The Professor is right. Proceedings are certainly gathering pace as the young Organ Scholar flits between the Organ Loft and the assembled Choir, issuing instruction and advice in a manner that is becoming ever more urgent. He seems something of a quiet chap, the Organ Scholar, until you get to know him a little. He has musical knowledge and ability that goes beyond being simply gifted and skirts around the edges of genius. Unusually for one of such staggering aptitude, he is quite the most down-to-earth young chap I have come across at College and has launched a fledgling career as a DJ to supplement his meager student income. He also manages to pull off the rather effeminate traditional red robes of his role very nicely.
“I think I need another paracetamol,” Head Porter grumbles.
“You just sit where you are!” I reply “They’re going to start in a minute.”
A great clattering, accompanied by a colourful selection of salty expressions, announces the probable arrival of The Dean. As the whole of the Chapel swivels collectively in their seats, my suspicions are confirmed. He has apparently tripped on his way in, sending hymn books and sundries flying in every direction. He glares at the stricken objects briefly, before striding over to join us.
“It’s these buggering shoes!” he exclaims, before any of us can say a word. “You see, in recognition of this most auspicious event, I have decided to side very much with tradition. These shoes aren’t even mine!”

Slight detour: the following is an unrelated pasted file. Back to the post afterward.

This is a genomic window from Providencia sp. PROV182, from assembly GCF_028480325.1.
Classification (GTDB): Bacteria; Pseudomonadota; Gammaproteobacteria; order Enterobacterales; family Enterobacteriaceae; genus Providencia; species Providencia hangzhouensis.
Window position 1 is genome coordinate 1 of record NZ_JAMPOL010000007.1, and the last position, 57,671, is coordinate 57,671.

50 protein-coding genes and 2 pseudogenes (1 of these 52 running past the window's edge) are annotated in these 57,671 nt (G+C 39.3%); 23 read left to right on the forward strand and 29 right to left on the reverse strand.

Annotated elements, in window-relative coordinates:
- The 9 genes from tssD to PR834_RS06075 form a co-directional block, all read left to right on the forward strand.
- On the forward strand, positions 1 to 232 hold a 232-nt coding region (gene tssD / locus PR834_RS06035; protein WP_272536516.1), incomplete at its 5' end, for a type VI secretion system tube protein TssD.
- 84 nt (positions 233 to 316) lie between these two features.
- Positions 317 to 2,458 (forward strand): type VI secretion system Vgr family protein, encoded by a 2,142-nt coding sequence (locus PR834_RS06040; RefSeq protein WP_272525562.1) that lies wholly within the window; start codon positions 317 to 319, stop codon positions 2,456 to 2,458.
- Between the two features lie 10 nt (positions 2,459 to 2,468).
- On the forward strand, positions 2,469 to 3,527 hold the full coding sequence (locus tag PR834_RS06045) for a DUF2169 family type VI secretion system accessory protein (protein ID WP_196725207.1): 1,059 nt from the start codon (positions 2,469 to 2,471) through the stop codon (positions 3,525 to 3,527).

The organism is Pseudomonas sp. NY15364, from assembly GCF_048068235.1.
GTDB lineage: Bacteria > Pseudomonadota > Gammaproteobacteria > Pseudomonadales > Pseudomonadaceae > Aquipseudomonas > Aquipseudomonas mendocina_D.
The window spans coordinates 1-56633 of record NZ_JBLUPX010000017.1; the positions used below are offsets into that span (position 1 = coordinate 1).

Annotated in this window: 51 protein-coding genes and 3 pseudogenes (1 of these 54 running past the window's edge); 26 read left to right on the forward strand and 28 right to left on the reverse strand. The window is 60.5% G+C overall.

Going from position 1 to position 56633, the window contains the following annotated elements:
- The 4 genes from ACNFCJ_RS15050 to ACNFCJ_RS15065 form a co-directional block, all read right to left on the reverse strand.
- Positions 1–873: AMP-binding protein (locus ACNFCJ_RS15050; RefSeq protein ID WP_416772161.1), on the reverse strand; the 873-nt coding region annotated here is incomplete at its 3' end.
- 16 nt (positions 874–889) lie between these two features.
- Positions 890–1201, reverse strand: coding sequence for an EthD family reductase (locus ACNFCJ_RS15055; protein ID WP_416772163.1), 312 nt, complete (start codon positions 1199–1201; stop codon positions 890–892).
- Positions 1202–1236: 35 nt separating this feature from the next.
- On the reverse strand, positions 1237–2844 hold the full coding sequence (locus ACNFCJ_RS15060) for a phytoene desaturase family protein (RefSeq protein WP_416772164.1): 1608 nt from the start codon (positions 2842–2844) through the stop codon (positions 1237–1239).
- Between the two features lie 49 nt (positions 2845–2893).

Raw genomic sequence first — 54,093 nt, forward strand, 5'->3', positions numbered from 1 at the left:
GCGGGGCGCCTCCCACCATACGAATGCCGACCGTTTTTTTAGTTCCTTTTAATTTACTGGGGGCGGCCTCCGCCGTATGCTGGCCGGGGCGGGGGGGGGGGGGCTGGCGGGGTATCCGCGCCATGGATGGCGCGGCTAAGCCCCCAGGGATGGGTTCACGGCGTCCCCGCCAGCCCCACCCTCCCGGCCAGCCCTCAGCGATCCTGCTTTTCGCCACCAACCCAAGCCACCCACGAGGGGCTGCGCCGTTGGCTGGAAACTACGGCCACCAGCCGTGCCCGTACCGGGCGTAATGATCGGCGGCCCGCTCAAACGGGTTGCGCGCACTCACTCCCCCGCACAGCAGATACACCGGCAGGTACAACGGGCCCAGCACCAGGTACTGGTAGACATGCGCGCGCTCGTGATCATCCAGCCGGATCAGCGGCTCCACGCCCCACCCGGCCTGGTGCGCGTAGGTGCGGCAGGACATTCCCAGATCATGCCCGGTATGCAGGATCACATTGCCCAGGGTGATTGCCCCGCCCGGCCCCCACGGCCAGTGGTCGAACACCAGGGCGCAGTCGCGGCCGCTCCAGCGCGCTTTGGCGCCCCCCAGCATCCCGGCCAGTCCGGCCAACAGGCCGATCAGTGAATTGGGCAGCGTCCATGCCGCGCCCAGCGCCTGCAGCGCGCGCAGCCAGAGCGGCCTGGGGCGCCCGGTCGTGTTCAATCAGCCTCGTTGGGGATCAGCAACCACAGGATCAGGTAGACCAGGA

“There’s a tradition about wearing other people’s shoes at weddings?” asks Professor Duke.
“They’re borrowed, old boy, borrowed!” The Dean replies, jabbing a finger at them to further make his point. “Something old, something new, something borrowed, something blue. See, this tie is old, I’ve had it for simply yonks.” It rather looks like it, too, I am afraid to say. “My undergarments are completely new, but I shan’t show you them here on consecrated ground, of course.”
“Oh, quite right, please don’t.” the Professor retorts, sarcastically. “Save it for the speeches. It’ll make them that much better.”
“Well, if you say so, old bean, whatever you like. Anyway. The shoes are borrowed from Head Of Maintenance, would you believe. His feet are perversely large, you know. And, of course, my trousers are blue.”
I am not sure whether The Dean does not attend many weddings, or he simply believes that he is to be the centre of attention whatever the occasion. Either way, he has made a cracking effort at being a bride.
Not quite as much of an effort as the actual bride, of course. Before we can comment further upon The Dean’s outfit, the opening chords of the Wedding March strike up and the soon-to-be Mrs Porter appears like a vision at the Chapel doors. Beaming from ear to ear, her obvious delight radiates from the pinkness of her cheeks to the sparkly tips of her princess shoes, bathing the assembled congregation in a joyful glow as she passes by.
Decidedly unromantic at the best of times, I often find occasions such as this feed into my ever-growing cynicism at the human race. But looking into the faces of my dear Porter and his exquisite bride, the two of them brimming over with happiness and love, it is all I can do to wrestle back a tear or two and hope that the lump in my throat clears in time for the first hymn.